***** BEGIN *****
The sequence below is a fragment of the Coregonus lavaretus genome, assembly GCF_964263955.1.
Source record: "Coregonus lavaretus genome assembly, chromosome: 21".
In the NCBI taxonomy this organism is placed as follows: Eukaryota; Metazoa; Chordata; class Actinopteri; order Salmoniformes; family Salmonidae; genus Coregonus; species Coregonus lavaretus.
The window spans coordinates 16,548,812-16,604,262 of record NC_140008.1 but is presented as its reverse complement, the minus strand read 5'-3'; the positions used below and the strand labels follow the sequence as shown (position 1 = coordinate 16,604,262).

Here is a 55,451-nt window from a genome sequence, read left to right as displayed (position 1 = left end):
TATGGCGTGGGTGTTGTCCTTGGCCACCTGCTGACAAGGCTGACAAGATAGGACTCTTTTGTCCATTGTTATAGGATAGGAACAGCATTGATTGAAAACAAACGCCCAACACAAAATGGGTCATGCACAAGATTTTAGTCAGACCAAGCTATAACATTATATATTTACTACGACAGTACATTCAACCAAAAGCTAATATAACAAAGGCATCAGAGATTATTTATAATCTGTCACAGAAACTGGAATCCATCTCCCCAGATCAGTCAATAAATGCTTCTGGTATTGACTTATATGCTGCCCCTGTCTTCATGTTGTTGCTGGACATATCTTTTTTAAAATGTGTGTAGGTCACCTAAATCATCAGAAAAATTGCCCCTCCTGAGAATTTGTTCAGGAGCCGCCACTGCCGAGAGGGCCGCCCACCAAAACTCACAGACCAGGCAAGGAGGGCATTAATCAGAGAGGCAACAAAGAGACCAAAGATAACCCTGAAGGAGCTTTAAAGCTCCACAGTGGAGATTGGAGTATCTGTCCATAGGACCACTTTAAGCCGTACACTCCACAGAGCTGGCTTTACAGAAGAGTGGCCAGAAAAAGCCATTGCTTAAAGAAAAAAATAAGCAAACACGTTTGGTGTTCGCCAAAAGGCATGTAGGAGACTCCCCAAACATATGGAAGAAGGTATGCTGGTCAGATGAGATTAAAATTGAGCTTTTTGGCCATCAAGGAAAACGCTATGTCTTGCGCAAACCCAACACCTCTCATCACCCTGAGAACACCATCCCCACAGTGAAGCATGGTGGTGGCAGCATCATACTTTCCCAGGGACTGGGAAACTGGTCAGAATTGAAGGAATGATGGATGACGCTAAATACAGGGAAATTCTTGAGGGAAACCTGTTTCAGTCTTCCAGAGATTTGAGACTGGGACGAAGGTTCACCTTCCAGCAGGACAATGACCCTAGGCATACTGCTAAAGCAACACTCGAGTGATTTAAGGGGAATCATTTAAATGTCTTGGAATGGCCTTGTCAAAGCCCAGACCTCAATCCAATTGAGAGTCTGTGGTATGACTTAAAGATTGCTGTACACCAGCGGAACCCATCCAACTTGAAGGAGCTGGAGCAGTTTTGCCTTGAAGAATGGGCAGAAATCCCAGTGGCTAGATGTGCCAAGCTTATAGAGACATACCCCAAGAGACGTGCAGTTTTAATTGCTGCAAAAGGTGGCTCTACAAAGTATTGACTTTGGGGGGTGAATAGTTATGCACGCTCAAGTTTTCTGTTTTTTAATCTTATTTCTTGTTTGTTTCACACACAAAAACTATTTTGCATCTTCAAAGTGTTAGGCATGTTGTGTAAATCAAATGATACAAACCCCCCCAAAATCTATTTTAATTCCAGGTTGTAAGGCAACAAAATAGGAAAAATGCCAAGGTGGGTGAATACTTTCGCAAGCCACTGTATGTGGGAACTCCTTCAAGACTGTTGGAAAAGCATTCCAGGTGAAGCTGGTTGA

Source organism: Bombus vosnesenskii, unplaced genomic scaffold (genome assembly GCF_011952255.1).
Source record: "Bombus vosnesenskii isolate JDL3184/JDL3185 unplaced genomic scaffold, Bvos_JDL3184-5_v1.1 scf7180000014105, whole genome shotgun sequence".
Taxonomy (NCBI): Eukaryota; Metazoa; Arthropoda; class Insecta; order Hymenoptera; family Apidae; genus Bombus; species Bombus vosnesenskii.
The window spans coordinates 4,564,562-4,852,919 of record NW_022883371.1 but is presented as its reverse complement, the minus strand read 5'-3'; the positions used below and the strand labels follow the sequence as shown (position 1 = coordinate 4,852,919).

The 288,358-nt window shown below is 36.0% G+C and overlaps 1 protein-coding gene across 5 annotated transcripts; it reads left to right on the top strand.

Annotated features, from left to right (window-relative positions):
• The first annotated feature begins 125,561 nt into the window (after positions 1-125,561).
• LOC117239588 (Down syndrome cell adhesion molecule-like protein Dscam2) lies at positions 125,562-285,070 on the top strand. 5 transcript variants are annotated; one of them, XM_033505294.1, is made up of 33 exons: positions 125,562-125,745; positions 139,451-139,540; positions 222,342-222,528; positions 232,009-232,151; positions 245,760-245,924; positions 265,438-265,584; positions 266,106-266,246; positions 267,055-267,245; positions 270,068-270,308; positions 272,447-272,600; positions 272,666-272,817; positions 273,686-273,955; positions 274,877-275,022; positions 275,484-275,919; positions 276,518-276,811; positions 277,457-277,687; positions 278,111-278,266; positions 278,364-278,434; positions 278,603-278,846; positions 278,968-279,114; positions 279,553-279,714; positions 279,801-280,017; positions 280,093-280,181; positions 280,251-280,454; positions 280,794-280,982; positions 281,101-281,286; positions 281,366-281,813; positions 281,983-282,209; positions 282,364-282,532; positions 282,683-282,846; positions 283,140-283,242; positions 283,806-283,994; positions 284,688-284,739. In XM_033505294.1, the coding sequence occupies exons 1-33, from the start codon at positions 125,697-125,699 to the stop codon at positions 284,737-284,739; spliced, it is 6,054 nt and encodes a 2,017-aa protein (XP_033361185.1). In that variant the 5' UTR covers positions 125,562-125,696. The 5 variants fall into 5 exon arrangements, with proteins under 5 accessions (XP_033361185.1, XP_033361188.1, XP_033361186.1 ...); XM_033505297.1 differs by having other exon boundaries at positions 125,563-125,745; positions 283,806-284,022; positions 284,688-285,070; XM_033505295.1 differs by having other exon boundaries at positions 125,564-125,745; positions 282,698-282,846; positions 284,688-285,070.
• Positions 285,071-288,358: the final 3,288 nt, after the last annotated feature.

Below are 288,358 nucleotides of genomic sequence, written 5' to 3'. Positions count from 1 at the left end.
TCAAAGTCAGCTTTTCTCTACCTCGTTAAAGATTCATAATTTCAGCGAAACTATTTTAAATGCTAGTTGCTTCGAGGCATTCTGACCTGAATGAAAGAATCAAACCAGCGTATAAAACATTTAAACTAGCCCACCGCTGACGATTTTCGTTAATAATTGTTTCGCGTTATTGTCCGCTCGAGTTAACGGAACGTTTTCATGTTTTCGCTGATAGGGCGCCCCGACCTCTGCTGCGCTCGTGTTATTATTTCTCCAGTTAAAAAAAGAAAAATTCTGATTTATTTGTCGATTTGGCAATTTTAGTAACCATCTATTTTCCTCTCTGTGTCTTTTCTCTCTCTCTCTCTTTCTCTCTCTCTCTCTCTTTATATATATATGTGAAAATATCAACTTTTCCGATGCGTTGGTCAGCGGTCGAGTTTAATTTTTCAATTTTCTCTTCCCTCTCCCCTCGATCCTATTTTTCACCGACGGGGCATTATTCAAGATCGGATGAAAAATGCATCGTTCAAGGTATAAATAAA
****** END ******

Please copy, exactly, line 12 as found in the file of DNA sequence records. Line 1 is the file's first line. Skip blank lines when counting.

Annotated features, from left to right (window-relative positions):